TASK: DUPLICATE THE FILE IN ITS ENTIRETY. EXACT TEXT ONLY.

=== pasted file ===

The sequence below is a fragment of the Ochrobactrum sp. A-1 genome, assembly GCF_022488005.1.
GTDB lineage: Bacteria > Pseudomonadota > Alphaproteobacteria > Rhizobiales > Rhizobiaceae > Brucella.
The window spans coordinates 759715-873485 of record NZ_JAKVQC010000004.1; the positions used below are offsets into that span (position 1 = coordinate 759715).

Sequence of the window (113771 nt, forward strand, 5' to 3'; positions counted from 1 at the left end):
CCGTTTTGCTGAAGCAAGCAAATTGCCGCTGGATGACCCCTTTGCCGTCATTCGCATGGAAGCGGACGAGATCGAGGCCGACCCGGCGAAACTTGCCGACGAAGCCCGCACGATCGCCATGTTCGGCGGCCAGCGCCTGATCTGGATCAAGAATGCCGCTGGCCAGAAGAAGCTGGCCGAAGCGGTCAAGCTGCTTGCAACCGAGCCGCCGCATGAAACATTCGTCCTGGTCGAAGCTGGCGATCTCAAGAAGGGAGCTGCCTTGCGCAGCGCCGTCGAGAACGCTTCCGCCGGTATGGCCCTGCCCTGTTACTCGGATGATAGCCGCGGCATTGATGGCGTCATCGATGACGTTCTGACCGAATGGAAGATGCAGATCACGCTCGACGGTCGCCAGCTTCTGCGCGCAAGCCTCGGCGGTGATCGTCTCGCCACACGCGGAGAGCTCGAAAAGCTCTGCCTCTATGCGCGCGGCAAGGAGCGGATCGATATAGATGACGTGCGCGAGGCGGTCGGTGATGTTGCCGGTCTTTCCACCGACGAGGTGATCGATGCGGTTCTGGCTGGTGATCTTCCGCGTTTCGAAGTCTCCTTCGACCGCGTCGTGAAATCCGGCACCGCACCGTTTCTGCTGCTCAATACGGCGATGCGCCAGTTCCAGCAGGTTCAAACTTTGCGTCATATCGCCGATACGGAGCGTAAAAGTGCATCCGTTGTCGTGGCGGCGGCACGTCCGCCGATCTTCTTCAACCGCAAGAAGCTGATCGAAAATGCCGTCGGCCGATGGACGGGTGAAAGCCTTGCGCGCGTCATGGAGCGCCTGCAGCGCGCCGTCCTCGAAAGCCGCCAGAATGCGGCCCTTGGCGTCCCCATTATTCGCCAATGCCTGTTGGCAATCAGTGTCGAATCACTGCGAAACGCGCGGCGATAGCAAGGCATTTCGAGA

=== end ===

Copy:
The sequence below is a fragment of the Ochrobactrum sp. A-1 genome, assembly GCF_022488005.1.
GTDB lineage: Bacteria > Pseudomonadota > Alphaproteobacteria > Rhizobiales > Rhizobiaceae > Brucella.
The window spans coordinates 759715-873485 of record NZ_JAKVQC010000004.1; the positions used below are offsets into that span (position 1 = coordinate 759715).

Sequence of the window (113771 nt, forward strand, 5' to 3'; positions counted from 1 at the left end):
CCGTTTTGCTGAAGCAAGCAAATTGCCGCTGGATGACCCCTTTGCCGTCATTCGCATGGAAGCGGACGAGATCGAGGCCGACCCGGCGAAACTTGCCGACGAAGCCCGCACGATCGCCATGTTCGGCGGCCAGCGCCTGATCTGGATCAAGAATGCCGCTGGCCAGAAGAAGCTGGCCGAAGCGGTCAAGCTGCTTGCAACCGAGCCGCCGCATGAAACATTCGTCCTGGTCGAAGCTGGCGATCTCAAGAAGGGAGCTGCCTTGCGCAGCGCCGTCGAGAACGCTTCCGCCGGTATGGCCCTGCCCTGTTACTCGGATGATAGCCGCGGCATTGATGGCGTCATCGATGACGTTCTGACCGAATGGAAGATGCAGATCACGCTCGACGGTCGCCAGCTTCTGCGCGCAAGCCTCGGCGGTGATCGTCTCGCCACACGCGGAGAGCTCGAAAAGCTCTGCCTCTATGCGCGCGGCAAGGAGCGGATCGATATAGATGACGTGCGCGAGGCGGTCGGTGATGTTGCCGGTCTTTCCACCGACGAGGTGATCGATGCGGTTCTGGCTGGTGATCTTCCGCGTTTCGAAGTCTCCTTCGACCGCGTCGTGAAATCCGGCACCGCACCGTTTCTGCTGCTCAATACGGCGATGCGCCAGTTCCAGCAGGTTCAAACTTTGCGTCATATCGCCGATACGGAGCGTAAAAGTGCATCCGTTGTCGTGGCGGCGGCACGTCCGCCGATCTTCTTCAACCGCAAGAAGCTGATCGAAAATGCCGTCGGCCGATGGACGGGTGAAAGCCTTGCGCGCGTCATGGAGCGCCTGCAGCGCGCCGTCCTCGAAAGCCGCCAGAATGCGGCCCTTGGCGTCCCCATTATTCGCCAATGCCTGTTGGCAATCAGTGTCGAATCACTGCGAAACGCGCGGCGATAGCAAGGCATTTCGAGA